This board briefing aims to present an overview of the various roles which are often present on any board.
Chair / Chairman / Chairperson
The chair is the person who leads the board. The chair runs board meetings and ensures all agenda items are considered. The chair is the team leader for the board, and is responsible for getting the most out of each individual board member.
Non-Executive Directors (NEDs)
A non-executive director is a director who is not employed in the day-to- day operations of a organisation. The role of a non-executive director is to ensure the organisation is effectively governed, and to lead on planning and policy making and representing the interests of the body and its stakeholders.
An executive director is a director who is a member of the board and is employed by an organisation and has a specific role such as director of operations, finance, marketing etc.
Company Secretary / Secretary
Since the introduction of the Companies Act 2006, the role of Company Secretary is no longer a legal requirement, except for public companies. A Company Secretary is responsible for ensuring the organisation’s legal and statutory obligations are fulfilled.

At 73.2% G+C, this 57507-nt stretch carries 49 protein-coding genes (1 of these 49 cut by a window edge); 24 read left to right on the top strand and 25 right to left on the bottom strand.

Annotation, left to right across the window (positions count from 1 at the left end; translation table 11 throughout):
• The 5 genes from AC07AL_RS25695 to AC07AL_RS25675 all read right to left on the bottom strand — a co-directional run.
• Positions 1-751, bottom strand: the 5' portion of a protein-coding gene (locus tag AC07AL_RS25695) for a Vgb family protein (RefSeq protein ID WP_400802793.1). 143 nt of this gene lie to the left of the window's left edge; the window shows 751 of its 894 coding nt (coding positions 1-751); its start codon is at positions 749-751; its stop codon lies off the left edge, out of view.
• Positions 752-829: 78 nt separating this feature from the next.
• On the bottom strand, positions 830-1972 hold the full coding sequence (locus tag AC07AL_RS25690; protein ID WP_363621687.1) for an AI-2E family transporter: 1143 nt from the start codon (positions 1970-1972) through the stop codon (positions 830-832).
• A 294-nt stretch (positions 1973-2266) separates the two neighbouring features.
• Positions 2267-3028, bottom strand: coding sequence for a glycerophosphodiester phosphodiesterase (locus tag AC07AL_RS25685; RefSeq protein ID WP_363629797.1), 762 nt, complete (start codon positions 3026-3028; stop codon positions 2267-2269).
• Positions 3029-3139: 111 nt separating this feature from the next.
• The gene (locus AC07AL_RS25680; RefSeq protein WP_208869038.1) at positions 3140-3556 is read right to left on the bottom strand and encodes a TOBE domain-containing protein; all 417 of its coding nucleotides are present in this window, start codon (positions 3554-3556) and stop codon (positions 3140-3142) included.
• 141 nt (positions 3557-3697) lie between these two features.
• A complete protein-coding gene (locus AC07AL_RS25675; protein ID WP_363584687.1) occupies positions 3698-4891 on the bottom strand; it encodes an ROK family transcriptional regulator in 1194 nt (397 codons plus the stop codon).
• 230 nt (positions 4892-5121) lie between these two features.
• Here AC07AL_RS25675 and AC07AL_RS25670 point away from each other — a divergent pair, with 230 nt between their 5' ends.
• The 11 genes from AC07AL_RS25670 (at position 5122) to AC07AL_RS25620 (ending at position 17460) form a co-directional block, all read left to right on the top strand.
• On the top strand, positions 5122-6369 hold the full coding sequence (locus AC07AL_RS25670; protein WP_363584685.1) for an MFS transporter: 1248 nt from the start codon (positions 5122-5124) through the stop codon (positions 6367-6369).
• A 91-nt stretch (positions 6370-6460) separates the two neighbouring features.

Chair of the Audit and Risk Committee
The chair of the Audit and Risk Committee is responsible for making recommendations to the board with respect to the company’s internal and external audit and risk management framework. This is an important role which helps ensure the company complies with its legal and statutory obligations. However, it is the collective responsibility of the board to act on these recommendations.
The minute-taker is responsible for accurately recording all relevant decisions taken at each board meeting.
Chief Executive / CEO
The chief executive is the most senior officer within an organisation and is responsible for the day-to-day operations and performance of the company. The chief executive ensures implementation of the strategic plan and company policies as determined by the board. The CEO may or may not be a board member and it is important that everyone at the meeting knows the status of all attendees.
From time to time your organisation may employ advisers to provide specific guidance to the board and staff. While they may attend board meetings to present this advice, they do not have voting rights and responsibility for decision-making remains with the board.
Is this an area of concern for you? Contact Leading Governance for more help.